James was born in Sheffield and learnt his trade on the only thing possible – the English dry slopes. In the Winter X Games in 2017, arguably the biggest competition for all freestyle skiers worldwide, James won gold in the Big Air competition. The same year, he also won bronze in slopestyle in both the Winter X Games Europe and the World Championships. The knowledge that James actually injured his hip in training and then went on to place a staggering 5th at Sochi 2014 gives me lots of hope for a podium finish at Pyeongchang. This is despite him facing one of the worlds greats in the American, Gus Kenworthy.
Hometown: Lancashire, England
Event: Alpine Skiing – this involves five lightning paced skiing events which occur on a downhill course and do not involve ramps or bumps – the five are: downhill, super G, slalom, giant slalom and combined. Dave Ryding now predominantly focuses on Slalom.
Winter Olympic History: 27th in Slalom and 47th in Giant Slalom at Vancouver 2010 & 17th in Slalom at Sochi 2014.
Dave has been going from strength to strength in the slalom world, competing with the likes Marcel Hirscher, Ted Ligety, Aksel Lund Svindal and many more. He’s had a brilliant last few years, achieving 5 top 10 finishes in the 2017 World Cup tour. The main talking point was on the same tour in Kitzbuhel in January 2017, when he claimed silver in the slalom – the first British world cup skiing podium since Konrad Bartelski 36 years ago. Dave Ryding has had a mixed season so far but was extremely close to coming first in Finland in November if it wasn’t for crashing out on the second run. These promising signs tell me that this man has no fear when it comes to the big slopes and the big boys.
Hometown: Brighouse, England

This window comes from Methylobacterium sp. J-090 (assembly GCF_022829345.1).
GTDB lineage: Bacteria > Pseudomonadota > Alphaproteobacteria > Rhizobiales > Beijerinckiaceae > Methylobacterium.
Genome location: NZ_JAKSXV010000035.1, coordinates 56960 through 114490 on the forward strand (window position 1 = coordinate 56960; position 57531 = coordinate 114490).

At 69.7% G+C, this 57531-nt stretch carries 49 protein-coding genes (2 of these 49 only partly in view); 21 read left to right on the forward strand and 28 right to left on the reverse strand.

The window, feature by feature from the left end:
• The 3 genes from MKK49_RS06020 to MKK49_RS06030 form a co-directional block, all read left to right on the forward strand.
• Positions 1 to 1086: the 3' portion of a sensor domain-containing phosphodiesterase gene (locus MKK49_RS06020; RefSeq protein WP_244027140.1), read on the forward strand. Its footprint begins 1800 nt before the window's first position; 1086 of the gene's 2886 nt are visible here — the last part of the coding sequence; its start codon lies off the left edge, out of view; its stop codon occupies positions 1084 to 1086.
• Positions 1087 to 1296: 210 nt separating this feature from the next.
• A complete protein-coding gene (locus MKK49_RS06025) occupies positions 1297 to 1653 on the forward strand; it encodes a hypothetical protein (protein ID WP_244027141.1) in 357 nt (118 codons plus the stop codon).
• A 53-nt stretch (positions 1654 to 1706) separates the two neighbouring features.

Event: Slopestyle & Pipe (Snowboarding) – an event with a bang, in the slopestyle athletes try and land the best tricks off huge jumps and try themselves out on tough grinds. In the pipe event, athletes perform a series of tricks in a semi-cylindrical pipe.
Winter Olympic History: She has yet to compete in a Winter Olympic Games.
Katie is the woman setting the marker in terms of new tricks in the female snowboarding world. She became the youngest girl to land a double backflip at just 15 and at 16 she was the world’s first woman to land a Backside Double Cork 1080. If that’s all gibberish to you… well it means she’s pretty good. She won the Big Air World Cup in Russia in the 2016/17 season and has already got silver in the same event this year in Milan. She’ll be a newbie to the Olympic scene but this athlete has no fear. Plus, with the debut inclusion of the Big Air event in PyeongChang 2018, Katie will be hoping to reproduce her World Cup success.
That’s just a small list of the individual talent Great Britain has to offer this February. This doesn’t even cover the team events…
Women’s Curling are hoping for a medal. Eve Muirhead captains the side and her Scottish team have already won gold at the European Curling Championship this season. They’ll be hoping they can do one better than their bronze medal in Sochi 2014.
Men’s Curling team are looking strong. The Scottish men won silver at the European Curling Championship this season and this team of fresh faces will be making their Olympic debut in PyeongChang.
In Bobsleigh, the two British 4-man teams are building momentum into the Winter Olympics. They secured two podiums in a month this season as Bradley Hall led his team to bronze in Utah and Lamin Deen’s crew took silver in Whistler.
Overall, I have strong hopes that this Winter Olympics will be the most successful ever for Great Britain. The target of 4 medals at the games can certainly be surpassed and I can’t wait to see the new talent Great Britain have to offer. I hope you enjoy PyeongChang 2018 as much as I do.